- "Augusta is Orlando for golf freaks," says Masters first-timer
- No timeshare presentations, but it could be any theme park in Florida
- The top-class players on show have more tricks than killer whales at Sea World
- Seeing three of golf's greatest legends tops off a perfect pilgrimage
I'm a Masters rookie. My assignment here this week as part of CNN's coverage team marks the first time I've been to the tournament or Augusta National Golf Club.
I don't know what I really expected when I got this assignment, but it sure wasn't what I found.
Augusta is Orlando. That's what keeps going through my mind. Orlando for golf freaks. Florida in Georgia. Golf World, anyone?
Arriving off Interstate 20 onto International Drive -- I mean Washington Road, which leads to Augusta National -- the first thing to catch my eye was the ticket brokers, some with just tents, others with tents set up outside their motorhomes. The only thing that seemed to be missing was the mandatory 90-minute timeshare presentation, but maybe that was being offered somewhere.
Along the road, the restaurants and bars are jammed, and hawkers try to push traffic inside -- even the person dressed up as a Subway sandwich. Traffic is Orlando-like, too. It inches along and genteel Southern hospitality doesn't extend to the road. It can take forever for someone to let you make a turn across traffic.
The entrance to Augusta could really be any Orlando theme park. In the mornings, the multiple lines are long as people get their passes checked and check in any bags. No backpacks in Augusta National.
That means you have to get stuff inside. Disney perfected this, to great profit. Augusta National has it nailed too, but at least they don't nail you with the prices. Four dollars for a sandwich, chips and a Coke is nothing to complain about.
Like Orlando's theme parks, they will get your last dollar at the souvenir stand -- they call it the golf shop at Augusta National -- and a Masters 2012 cap will set you back $24 and a polo shirt $65. But the lines are long and the patrons are leaving with large, clear plastic bags jammed with goods bearing the Masters logo.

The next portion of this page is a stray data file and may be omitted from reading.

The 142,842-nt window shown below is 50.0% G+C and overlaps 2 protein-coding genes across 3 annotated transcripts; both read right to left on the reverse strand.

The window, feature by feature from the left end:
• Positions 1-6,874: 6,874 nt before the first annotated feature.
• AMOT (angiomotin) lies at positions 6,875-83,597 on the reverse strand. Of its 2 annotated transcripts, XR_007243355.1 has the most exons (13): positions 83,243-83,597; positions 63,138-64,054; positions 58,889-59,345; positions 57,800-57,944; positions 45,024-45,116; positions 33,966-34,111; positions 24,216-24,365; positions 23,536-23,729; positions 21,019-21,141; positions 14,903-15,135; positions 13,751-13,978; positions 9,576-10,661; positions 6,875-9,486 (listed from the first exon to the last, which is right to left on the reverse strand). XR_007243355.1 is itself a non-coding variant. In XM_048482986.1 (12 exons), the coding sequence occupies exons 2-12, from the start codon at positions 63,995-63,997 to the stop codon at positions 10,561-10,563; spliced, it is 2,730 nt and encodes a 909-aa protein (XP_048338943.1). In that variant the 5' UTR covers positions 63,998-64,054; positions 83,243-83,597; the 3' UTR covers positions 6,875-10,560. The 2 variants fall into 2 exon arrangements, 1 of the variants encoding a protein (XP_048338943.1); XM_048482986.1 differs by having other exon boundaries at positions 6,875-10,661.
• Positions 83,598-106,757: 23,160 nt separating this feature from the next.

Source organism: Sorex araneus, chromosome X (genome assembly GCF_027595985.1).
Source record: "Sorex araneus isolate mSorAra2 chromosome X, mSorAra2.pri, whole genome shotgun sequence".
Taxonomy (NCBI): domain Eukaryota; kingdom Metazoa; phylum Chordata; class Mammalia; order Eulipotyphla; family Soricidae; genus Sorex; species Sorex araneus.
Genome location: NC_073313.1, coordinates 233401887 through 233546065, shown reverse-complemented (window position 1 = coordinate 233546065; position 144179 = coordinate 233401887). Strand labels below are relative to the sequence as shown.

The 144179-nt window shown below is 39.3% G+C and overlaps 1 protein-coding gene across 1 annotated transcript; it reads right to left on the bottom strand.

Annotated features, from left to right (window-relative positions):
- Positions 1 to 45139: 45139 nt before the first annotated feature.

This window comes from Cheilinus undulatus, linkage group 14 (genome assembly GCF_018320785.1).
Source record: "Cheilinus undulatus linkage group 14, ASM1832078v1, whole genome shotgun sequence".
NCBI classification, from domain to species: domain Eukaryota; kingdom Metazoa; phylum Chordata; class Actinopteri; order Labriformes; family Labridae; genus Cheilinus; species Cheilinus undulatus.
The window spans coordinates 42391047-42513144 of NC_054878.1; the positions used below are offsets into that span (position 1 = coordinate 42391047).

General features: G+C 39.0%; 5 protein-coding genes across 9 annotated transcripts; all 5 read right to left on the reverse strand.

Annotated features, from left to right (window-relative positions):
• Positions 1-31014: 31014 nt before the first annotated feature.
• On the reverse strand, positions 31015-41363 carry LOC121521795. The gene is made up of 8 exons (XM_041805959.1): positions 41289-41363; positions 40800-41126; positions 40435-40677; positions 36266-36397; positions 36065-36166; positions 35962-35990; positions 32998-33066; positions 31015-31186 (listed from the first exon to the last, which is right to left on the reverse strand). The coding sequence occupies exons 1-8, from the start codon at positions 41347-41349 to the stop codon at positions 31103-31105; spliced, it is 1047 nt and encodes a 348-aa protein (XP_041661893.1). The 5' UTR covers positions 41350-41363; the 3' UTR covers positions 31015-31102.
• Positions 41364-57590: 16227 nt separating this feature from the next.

Before souvenirs though, should come the show, which is, of course, world class. These are the world's best golfers. But like the Shamu show at Sea World, the place is always jammed -- and when you think about it, the whale doesn't really do all that many tricks considering the time you waited.
It was kind of like that watching the star of the Masters, Tiger Woods, on Thursday. I followed him on his back nine, about two and a half hours' worth of show. Woods hit 37 shots during that time. Of course, though I was there on each hole, I didn't see them all. The crowds were just massive, and I'm not tall enough to see over many folks.
I did get within 20 yards of Woods twice, kind of in his splash zone, you could say. On the 18th hole, his tee shot did go directly over my head and get stuck under a bush. At Sea World, I would have needed the rainsuit.
Another theme park show moment happened Wednesday when Woods, Mark O'Meara and Sean O'Hair came to play the 16th during their practice round.
It's tradition on the hole that during practice rounds, after taking their tee shot on the par-3, players try to get balls onto the green by skipping them across the pond between the tee and the green. Most do it alone, I'm thinking magicians during Disney World's Main Street parade.
But Woods, O'Meara and O'Hair lined up across the pond's edge and hit their skip balls in unison. It was like when the dolphins all do the same leap at the same time at Sea World. It did elicit the same kind of "that's cool" laugh from the crowd.
But, in the end, golf's royalty saved this from being just like a trip to Orlando for me.
During Wednesday's Par 3 tournament, I got to see Gary Player, Jack Nicklaus and Arnold Palmer play two holes together. I had goosebumps (chicken skin, for some of you) and moist eyes. Player and Palmer each even made birdies.
There is nothing, absolutely nothing, in Orlando that could compare to that.
Call my rookie Masters a success.